There is a familiar narrative about American suburbs: after 1945, white residents left cities for leafy, affluent subdivisions and the prosperity they seemed to embody. In Levittown’s Shadow: Poverty in America’s Wealthiest Postwar Suburb (University of Chicago Press, 2023) tells us there’s more to this story, offering an eye-opening account of diverse, poor residents living and working in those same neighborhoods.
This week on the Historians Podcast, Tim Keogh talks about his book.
Author Tim Keogh shows how public policies produced both suburban plenty and deprivation — and why ignoring suburban poverty doomed efforts to reduce inequality.
Keogh focuses on the suburbs of Long Island, home to Levittown, often considered the archetypal suburb. Here military contracts subsidized well-paid employment welding airplanes or filing paperwork, while weak labor laws impoverished suburbanites who mowed lawns, built houses, scrubbed kitchen floors, and stocked supermarket shelves.
Federal mortgage programs helped some families buy orderly single-family homes and enter the middle class but also underwrote landlord efforts to cram poor families into suburban attics, basements, and sheds.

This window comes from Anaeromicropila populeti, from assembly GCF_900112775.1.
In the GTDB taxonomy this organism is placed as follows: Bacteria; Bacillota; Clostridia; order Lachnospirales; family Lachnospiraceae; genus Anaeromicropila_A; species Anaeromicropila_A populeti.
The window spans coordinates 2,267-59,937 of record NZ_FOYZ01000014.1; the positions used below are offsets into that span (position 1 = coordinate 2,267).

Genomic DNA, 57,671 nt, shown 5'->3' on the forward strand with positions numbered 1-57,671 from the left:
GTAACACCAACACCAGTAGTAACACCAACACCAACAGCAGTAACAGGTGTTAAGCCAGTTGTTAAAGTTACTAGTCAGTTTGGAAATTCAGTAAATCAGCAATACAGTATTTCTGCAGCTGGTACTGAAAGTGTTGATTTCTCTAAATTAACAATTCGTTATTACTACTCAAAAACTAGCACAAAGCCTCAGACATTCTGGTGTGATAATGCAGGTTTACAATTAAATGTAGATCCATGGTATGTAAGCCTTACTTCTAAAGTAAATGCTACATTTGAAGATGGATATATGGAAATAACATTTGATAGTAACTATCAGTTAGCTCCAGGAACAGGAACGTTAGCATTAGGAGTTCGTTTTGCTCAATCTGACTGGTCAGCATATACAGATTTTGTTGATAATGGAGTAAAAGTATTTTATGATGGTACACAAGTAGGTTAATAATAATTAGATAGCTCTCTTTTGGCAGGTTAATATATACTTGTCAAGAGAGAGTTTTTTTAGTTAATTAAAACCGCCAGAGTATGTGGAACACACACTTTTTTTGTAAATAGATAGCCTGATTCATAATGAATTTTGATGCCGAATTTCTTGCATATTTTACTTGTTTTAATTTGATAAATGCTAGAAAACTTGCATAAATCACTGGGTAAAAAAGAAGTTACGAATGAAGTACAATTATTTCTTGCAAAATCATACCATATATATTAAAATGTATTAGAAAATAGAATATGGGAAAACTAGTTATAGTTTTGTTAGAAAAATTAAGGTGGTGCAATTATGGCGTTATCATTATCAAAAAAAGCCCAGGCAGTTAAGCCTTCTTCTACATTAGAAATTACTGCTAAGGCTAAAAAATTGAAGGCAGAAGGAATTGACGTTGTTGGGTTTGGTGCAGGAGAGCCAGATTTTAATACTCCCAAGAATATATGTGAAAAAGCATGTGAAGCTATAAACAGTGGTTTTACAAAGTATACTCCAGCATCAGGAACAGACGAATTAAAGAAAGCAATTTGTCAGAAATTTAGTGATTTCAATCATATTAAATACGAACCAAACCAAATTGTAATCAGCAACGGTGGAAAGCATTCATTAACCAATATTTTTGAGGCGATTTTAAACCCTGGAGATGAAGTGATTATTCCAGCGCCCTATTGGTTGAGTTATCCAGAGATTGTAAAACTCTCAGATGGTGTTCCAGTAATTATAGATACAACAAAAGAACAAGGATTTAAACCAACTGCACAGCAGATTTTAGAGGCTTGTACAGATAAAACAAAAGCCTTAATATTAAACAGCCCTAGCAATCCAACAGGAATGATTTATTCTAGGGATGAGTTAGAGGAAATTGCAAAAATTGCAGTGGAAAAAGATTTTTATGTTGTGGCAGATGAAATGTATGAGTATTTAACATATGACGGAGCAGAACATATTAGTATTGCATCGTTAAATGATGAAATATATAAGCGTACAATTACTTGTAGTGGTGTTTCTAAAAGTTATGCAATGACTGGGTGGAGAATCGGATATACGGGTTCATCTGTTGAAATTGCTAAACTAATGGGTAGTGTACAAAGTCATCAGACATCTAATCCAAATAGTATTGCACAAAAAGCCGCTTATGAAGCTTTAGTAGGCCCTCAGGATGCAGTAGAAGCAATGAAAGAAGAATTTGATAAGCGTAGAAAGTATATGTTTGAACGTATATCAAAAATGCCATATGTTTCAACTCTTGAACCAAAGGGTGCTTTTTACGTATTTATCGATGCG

Keogh explores how policymakers ignored suburban inequality, addressing housing segregation between cities and suburbs rather than suburbanites’ demands for decent jobs, housing, and schools.
By turning our attention to the suburban poor, Keogh reveals poverty wasn’t just an urban problem but a suburban one, too. In Levittown’s Shadow deepens our understanding of suburbia’s history—and points us toward more effective ways to combat poverty today.
Keogh is a history professor at Queensborough Community College of City University of New York.
The Historians Podcast has been online weekly since 2014 produced by Bob Cudmore and Dave Greene. You will find many of our 501 podcasts archived at bobcudmore.com.
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